NOBLE VEN. Really, sir, that is not all; for besides that, I confess your pronunciation of the Latin tongue to be very new to me, and for that reason I have been forced to be troublesome to you, in making you repeat things twice, or thrice. I say besides that, your Latinity, (as your writings show and all the world knows) is very pure and elegant: which it is notorious to all, that we in Italy scarce understand; gentlemen there never learning more Latin, than what is necessary to call for meat and drink, in Germany or Holland, where most of the hosts speak a certain Franck, compounded of Dutch, Latin, and Italian. And though some of us have Latin enough to understand a good author, (as you have of our language) yet we seldom arrive to speak any better than this Franck; or can without study comprehend good Latin, when we meet with it in discourse. And therefore it is your perfection in that tongue, and my ignorance in it, that makes me concur with you, in desiring this gentleman to take the pains of instructing my curiosity in Italian.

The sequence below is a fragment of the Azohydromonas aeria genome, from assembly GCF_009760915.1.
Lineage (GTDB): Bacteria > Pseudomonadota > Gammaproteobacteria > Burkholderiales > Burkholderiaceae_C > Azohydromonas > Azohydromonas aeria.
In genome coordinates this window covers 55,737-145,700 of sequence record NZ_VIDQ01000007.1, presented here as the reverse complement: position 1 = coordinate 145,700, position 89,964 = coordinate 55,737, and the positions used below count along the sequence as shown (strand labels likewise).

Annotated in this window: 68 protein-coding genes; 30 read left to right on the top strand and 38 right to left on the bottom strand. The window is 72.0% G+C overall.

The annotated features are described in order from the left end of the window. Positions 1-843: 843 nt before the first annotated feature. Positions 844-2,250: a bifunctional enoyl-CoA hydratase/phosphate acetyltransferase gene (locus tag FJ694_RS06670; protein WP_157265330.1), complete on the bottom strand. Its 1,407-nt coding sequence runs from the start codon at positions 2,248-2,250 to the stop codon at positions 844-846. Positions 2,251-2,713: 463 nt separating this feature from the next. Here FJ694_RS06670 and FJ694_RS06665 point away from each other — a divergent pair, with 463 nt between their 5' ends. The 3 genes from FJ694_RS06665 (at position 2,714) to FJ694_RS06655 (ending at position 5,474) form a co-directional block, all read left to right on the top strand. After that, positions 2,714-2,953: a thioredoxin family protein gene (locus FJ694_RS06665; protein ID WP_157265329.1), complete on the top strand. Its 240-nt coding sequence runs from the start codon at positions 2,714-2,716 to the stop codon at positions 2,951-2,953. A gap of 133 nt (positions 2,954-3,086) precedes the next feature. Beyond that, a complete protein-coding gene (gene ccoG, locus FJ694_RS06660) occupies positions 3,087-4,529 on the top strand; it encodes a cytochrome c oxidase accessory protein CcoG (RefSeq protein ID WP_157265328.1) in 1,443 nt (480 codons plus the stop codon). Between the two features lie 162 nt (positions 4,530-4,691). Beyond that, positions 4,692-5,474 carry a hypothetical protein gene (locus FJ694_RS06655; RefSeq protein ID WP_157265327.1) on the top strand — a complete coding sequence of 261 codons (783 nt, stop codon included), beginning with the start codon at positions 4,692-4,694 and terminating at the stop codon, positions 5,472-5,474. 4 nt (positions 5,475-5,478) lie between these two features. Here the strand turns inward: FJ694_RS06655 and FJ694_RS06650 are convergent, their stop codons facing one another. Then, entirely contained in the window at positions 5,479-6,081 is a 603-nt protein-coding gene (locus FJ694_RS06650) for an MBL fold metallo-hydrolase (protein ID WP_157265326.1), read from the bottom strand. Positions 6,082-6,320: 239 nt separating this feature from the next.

ENG. GENT. I shall obey you in this, and all things else, upon this condition, that both you and the doctor will vouchsafe to interrogate me, and by that means give me the method of serving you in this: and then that you will both please to interrupt and contradict me, when you think I say any thing amiss, or that either of you are of a different opinion; and to give me a good occasion of explaining myself, and possibly of being convinced by you, which I shall easily confess; for I hate nothing more than to hear disputes amongst gentlemen and men of sense, wherein the speakers seem (like sophisters in a college) to dispute rather for victory, than to discover and find out the truth.
DOCT. Well, all this I believe will be granted you; so that we have nothing to do now, but to adjourn, and name a time when to meet again. Which I, being this gentleman's physician, will take upon me to appoint: and it shall be tomorrow morning about nine of the clock, after he has slept well; as I hope he will, by means of a cordial I intend to send him immediately. In the mean time, not to weary him too much, we will take our leaves of him for this night.
NOBLE VEN. I shall expect your return with great impatience; and if your cordial be not very potent, I believe the desire of seeing you will make me wake much sooner than the hour you appoint: and I am very confident, that my mind as well as my body, will be sufficiently improved by such visits. It begins to be darkish; boy, light your torch, and wait on these gentlemen down.
BOTH. Sir, we wish you all good rest and health.
NOBLE VEN. And I, with a thousand thanks, the like to you.